Unmanned “Unplugged”

Chuck Johnson, NASA

Chuck Johnson is the manager of NASA’s UAS in the NAS Project at Dryden Flight Research Center. He and his team are working to ensure that unmanned aircraft systems (UAS) are safely integrated into the National Airspace System (NAS). NASA is at the forefront of UAS technology, using both large and small aircraft to do groundbreaking research on hurricanes, in the upper atmosphere and most recently, in the plume of a volcano. UnmannedUnplugged had the chance to catch up with Mr. Johnson and discuss his project and NASA’s latest research.

There has been some recent media coverage about your volcano research in Costa Rica. What has been the role of UAS in this?

Volcanic emissions impact the global climate in addition to presenting hazards for aviation. NASA is currently using UAS to aid in better understanding volcanic plumes by enabling measurements of sulfur dioxide within the plume and correlating those measurements with data collected by the ASTER (Advanced Spaceborne Thermal Emission and Reflection Radiometer) imager on NASA Terra. Manned aircraft are at risk from ash and turbulence when flying near volcanic plumes so these missions are well suited for unmanned aircraft. Future systems will enable sampling of ash particles which will improve our understanding of ash transport to improve safety in the airspace system.

What are the other goals of your UAS Integration in the National Airspace System (NAS) project?

The goal of the UAS Integration in the NAS Project is to eliminate or reduce barriers to access for civil/commercial UAS.  NASA is often charged with high risk research that leads to civil/commercial applications, and this project is an example of that.  We are conducted integrated testing – both simulations and flight testing – to demonstrate that UAS can be integrated safely into the National Airspace. This integration includes a system to detect and avoid other aircraft, securely communicate with air traffic controllers, and address human factors and concerns of the pilot/operator of the UAS.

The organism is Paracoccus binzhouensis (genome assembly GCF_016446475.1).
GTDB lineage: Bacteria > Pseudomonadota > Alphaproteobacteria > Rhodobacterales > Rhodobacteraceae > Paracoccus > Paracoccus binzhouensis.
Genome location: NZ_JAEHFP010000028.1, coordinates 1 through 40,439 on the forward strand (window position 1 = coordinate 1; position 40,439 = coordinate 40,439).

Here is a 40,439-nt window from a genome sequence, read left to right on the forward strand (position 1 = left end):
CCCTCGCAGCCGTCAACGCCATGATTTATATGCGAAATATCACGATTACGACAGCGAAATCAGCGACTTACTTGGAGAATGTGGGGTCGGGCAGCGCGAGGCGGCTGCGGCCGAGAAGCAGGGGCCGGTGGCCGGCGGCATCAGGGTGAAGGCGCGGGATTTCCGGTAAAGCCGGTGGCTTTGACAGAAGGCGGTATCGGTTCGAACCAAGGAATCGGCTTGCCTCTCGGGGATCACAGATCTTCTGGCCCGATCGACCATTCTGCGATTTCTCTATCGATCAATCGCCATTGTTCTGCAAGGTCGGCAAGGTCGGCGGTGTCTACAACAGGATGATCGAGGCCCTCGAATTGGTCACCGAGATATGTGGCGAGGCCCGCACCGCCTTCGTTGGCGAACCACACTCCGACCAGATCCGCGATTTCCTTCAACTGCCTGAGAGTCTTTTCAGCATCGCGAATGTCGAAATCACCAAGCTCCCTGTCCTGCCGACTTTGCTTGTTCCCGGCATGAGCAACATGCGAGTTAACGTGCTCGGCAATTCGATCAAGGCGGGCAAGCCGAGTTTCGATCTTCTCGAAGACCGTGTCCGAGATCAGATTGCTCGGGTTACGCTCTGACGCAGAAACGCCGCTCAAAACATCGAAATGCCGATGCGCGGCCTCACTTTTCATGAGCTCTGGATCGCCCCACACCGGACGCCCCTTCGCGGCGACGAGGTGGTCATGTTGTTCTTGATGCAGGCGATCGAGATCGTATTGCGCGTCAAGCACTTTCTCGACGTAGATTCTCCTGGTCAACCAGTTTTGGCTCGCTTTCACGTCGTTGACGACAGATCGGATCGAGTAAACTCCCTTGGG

How is NASA working with other government agencies and industry to address the challenges of UAS integration?

NASA is involved with the FAA, Department of Defense, and Department of Homeland Security through the UAS Executive Committee (ExCom) established under the National Defense Authorization Act in 2010. The ExCom provides a forum for public agencies to collaborate on expediting UAS access for missions related to national security and defense, emergency management, and science.  NASA is also involved in the UAS Advisory Rulemaking Committee (ARC) established by the FAA in 2011. The UAS ARC has a mix of government agencies and industry seeking to expand UAS access for civil/commercial operations.  The UAS ARC has developed recommendations for a comprehensive implementation plan which will lead to access for all classes of UAS and all segments of the airspace based on the performance characteristics of the unmanned systems. If it is embraced by the FAA, the implementation plan will provide the path for full integration into the NAS. The UAS integration in the NAS project is also working closely with other government agencies and industry to develop and validate the technologies necessary for access into the NAS. No single entity can solve all of the challenges to access, so the collaborative efforts across the community of interest are essential.

What do you see as the greatest benefits of UAS for the general public?

There are numerous uses of UAS which already benefit the general public.  UAS being used for national defense and security, emergency management, and science have been already been realized.  In addition, there is a civil/commercial industry waiting on the sidelines for access.  The potential civil/commercial operations include using UAS for pipeline management, cargo transport, and even personal and commercial transport.  We live in an “on demand” society, and there will certainly be a day when we will insist not only on autonomous automobiles, but autonomous air vehicles as well.  Until the airspace is opened up for safe, routine UAS access, these civil/commercial opportunities will remain inhibited.